It has already been shown that there is practically no line of demarcation between the individual who has succumbed to insanity as a result of mental or physical disease and the one who loses his sanity under the intoxicating influence of alcohol, temporarily for a few hours or for longer periods as a sufferer from the dread disease "delirium tremens" which is translated "Drinker's Mama", what it actually is.

The inmate of the mental asylum, in fact, is more fortunate and less pitiable than the person who has deliberately courted insanity by way of an escape from reality through the self destruction channels of alcoholic stupefaction. Both get out of touch with reality. The former however, is excusable as having been the victim of circumstances chiefly beyond his control.

The latter, on the other hand, has purposely repudiated the superb grandeur of life gifted to him by the Infinite Bounty of the Supreme Sovereign - by an abominable act of ingratitude for the most magnificent favour-Life as the most splendid product of all Creation. Surely his suffering is self-inflicted and as such a very heinous crime against himself and against Society, on whom he would foist a drinker's progeny.

All professional men agree that a sizeable proportion of the inmates of mental asylums comprise men who have been driven to that fate through the pressure of alcohol on their mental faculties. As to what exactly is the percentage of such victims in the asylum, authorities differ. Dr. F. W. Terflinger's estimate puts the percentage at 20, on the basis of his direct experience as medical superintendent of the Northern Hospital for the Insane, while Dr. William G. McAllister, Superintendent of the Philadelphia Hospital, asserts that 30 per cent of the inmates in the insane wards of the Philadelphia Municipal Hospital are insane because of drink.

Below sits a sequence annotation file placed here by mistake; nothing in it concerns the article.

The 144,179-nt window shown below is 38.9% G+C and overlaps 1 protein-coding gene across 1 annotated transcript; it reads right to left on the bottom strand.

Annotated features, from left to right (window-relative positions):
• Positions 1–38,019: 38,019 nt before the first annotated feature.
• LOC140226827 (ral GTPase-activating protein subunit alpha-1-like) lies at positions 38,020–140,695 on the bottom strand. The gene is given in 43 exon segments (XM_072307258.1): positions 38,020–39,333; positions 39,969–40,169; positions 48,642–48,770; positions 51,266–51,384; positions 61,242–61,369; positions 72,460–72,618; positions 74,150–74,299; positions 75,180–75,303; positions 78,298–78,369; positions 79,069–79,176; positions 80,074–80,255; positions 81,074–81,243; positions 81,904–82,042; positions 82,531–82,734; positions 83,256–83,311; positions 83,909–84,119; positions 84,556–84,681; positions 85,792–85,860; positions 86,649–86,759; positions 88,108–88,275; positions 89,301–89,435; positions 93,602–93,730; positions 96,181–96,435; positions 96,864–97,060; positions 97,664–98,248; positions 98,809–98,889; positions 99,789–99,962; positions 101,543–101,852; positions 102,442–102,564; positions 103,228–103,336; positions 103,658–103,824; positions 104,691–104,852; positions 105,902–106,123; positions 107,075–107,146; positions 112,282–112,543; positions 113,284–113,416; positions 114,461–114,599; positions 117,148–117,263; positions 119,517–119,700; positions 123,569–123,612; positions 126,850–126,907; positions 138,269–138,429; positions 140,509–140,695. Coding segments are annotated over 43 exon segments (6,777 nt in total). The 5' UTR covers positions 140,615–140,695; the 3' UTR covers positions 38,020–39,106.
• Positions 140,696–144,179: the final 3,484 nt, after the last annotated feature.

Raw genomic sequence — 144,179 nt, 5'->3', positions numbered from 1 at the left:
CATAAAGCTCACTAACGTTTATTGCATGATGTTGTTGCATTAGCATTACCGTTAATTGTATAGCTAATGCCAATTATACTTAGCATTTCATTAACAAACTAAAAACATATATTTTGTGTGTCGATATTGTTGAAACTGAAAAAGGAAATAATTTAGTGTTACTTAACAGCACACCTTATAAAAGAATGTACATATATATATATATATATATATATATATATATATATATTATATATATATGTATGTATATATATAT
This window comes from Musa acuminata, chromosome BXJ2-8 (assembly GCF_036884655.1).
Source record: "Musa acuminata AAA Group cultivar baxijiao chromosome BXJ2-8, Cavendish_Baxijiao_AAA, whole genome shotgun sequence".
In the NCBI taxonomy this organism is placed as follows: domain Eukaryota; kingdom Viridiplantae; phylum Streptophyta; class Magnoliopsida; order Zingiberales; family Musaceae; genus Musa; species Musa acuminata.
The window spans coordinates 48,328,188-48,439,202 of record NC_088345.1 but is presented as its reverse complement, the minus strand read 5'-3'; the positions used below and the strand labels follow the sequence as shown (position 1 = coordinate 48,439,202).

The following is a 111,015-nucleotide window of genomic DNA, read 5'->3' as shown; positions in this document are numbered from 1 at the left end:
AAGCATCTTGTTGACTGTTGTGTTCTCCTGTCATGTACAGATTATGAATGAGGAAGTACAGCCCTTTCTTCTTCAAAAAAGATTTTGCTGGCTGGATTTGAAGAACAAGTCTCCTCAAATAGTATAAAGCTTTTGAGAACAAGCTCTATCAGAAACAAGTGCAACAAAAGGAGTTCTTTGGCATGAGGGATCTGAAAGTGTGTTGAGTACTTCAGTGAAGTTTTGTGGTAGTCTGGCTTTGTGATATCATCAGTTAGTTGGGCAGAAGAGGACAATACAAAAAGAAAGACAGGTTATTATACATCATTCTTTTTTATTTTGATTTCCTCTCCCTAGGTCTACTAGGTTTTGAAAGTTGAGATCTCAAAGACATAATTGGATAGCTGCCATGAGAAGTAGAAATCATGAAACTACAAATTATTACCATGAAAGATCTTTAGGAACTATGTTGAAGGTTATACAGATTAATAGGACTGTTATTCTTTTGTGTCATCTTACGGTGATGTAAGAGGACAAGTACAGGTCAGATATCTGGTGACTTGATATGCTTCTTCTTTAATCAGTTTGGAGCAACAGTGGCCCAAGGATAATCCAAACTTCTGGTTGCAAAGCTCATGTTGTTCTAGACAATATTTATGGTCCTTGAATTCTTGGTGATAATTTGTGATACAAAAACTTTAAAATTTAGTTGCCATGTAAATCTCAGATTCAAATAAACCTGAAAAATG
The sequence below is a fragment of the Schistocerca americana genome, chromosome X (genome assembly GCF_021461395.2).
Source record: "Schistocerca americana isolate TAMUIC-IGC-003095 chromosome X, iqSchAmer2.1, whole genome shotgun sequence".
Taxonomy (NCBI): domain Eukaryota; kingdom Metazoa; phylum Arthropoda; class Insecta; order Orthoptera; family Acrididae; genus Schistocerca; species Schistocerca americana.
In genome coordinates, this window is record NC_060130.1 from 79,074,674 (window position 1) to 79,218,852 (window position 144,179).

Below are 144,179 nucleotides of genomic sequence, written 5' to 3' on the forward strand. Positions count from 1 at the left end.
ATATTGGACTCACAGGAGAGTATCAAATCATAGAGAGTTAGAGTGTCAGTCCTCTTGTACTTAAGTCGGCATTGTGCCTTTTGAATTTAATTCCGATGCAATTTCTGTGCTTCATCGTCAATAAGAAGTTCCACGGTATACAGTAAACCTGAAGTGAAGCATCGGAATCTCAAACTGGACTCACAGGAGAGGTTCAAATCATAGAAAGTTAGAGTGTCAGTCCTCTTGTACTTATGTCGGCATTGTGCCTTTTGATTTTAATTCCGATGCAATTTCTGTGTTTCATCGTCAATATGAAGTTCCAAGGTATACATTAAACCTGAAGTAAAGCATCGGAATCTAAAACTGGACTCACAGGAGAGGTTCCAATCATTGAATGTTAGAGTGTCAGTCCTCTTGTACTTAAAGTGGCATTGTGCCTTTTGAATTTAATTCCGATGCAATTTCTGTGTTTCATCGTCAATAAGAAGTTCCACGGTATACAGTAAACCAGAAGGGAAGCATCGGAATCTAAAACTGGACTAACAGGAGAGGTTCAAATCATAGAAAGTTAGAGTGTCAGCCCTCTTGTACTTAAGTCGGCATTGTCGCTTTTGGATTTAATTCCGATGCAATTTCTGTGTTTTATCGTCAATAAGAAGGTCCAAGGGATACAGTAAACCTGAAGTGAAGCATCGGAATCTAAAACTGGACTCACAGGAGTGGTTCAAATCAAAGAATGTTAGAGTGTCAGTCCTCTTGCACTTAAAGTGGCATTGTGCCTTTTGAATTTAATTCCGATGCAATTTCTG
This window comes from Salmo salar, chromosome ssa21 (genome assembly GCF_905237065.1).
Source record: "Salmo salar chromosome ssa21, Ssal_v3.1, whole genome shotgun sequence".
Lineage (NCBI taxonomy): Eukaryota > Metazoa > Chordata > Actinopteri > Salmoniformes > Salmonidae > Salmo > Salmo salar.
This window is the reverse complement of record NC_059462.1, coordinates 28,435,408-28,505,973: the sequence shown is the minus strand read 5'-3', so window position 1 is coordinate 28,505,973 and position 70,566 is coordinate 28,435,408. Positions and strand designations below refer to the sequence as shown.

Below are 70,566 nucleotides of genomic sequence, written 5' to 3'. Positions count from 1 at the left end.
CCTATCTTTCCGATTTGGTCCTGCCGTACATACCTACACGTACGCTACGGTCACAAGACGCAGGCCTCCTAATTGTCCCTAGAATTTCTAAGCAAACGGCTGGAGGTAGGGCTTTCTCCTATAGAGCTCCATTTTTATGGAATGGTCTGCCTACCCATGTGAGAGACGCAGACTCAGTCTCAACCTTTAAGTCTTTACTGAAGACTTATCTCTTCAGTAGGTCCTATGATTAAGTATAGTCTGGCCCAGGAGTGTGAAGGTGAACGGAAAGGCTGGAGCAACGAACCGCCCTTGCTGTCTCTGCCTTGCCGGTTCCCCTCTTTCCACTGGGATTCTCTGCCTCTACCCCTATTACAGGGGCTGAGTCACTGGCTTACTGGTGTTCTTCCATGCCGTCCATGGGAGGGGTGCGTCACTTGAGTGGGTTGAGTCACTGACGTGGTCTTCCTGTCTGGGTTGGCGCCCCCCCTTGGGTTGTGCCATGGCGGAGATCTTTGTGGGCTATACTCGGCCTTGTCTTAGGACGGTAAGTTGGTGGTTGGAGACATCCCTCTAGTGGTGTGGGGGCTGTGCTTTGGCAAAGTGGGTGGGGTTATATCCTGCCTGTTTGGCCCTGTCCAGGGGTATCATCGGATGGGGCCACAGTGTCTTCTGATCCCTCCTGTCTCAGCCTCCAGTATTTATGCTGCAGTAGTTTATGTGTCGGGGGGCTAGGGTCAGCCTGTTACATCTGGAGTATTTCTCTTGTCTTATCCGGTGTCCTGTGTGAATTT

Dr. Joseph Wiggles worth of England testifying before the Interdepartmental committee on Physical Deterioration puts this figure of alcoholic insanity at 29 per cent. All of these investigators agree that the damage done to the mental faculties is much greater than is indicated by these figures which express only a partial facet of the alcoholic picture.

One eminent authority on Temperance, has sounded a note of warning to the American people in these words; "In nearly every state the expenses of caring for the insane is mounting rapidly due to a growing social conscience, but in view of the fact that such a small proportion of our mental defectives are now sheltered, the question of checking the increase of insanity is pressing. We are in great danger of not being able to stand the burden if it increases as rapidly as it has in the last ten years."